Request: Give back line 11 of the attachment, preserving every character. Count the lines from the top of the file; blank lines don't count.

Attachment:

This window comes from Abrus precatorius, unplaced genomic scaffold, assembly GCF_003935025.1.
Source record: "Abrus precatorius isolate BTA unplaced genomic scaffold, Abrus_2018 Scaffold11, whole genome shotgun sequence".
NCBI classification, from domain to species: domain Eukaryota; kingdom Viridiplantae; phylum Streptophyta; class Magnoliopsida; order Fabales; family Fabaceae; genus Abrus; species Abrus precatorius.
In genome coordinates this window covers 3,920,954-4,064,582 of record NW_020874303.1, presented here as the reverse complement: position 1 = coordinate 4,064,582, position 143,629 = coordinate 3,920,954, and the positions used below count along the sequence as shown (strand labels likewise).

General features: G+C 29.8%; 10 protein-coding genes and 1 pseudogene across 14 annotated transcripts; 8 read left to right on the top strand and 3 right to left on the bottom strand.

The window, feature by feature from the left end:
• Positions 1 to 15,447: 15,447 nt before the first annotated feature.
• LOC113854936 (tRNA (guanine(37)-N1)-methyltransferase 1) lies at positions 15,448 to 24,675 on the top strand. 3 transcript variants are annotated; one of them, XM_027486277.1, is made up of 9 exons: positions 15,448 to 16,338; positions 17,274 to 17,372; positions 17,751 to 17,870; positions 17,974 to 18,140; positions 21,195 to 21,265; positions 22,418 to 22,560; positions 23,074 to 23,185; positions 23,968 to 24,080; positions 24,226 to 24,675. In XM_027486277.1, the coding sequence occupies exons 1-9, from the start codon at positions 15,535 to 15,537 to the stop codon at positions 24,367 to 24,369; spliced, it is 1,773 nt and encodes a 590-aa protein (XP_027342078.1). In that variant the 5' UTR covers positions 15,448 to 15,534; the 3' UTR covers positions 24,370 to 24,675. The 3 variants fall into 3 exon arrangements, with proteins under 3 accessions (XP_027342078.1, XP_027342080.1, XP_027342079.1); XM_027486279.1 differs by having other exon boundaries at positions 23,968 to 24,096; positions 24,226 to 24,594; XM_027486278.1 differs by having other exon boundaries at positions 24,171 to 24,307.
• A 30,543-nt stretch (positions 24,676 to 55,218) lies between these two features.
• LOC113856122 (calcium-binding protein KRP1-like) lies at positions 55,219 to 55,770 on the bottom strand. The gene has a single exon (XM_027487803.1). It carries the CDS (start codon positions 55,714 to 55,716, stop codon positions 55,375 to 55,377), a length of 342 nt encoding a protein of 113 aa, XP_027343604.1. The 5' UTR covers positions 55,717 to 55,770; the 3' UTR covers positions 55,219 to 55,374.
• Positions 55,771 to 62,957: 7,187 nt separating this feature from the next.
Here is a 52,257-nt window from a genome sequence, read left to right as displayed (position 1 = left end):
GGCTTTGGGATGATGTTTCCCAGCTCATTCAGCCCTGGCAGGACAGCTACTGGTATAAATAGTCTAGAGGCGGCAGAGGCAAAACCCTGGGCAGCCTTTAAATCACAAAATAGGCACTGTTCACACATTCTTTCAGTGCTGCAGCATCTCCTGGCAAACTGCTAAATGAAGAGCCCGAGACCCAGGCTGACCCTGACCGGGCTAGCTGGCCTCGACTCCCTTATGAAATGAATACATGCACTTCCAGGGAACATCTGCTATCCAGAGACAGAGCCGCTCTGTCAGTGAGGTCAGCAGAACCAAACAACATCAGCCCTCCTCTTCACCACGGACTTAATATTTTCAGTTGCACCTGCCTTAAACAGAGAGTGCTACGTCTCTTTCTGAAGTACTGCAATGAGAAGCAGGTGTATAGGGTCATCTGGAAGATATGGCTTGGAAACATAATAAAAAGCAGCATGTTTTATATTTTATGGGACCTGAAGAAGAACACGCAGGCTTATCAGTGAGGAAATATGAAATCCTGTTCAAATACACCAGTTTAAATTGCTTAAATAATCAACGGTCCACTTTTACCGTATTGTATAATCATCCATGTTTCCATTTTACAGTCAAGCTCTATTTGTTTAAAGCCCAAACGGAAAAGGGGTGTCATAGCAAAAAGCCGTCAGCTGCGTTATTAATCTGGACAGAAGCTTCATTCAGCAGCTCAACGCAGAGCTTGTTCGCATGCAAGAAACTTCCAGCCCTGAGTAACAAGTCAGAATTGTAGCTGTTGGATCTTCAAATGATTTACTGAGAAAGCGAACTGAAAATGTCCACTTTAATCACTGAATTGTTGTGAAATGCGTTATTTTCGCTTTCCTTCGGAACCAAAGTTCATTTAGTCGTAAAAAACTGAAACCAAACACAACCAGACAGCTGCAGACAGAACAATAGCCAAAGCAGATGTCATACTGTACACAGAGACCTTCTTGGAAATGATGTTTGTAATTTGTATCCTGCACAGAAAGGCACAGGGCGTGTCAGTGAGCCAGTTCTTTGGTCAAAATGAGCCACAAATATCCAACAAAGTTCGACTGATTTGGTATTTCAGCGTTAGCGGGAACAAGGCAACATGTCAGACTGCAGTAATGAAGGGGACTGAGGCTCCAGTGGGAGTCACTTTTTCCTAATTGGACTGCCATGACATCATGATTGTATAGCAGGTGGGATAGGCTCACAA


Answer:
• Positions 55,771 to 62,957: 7,187 nt separating this feature from the next.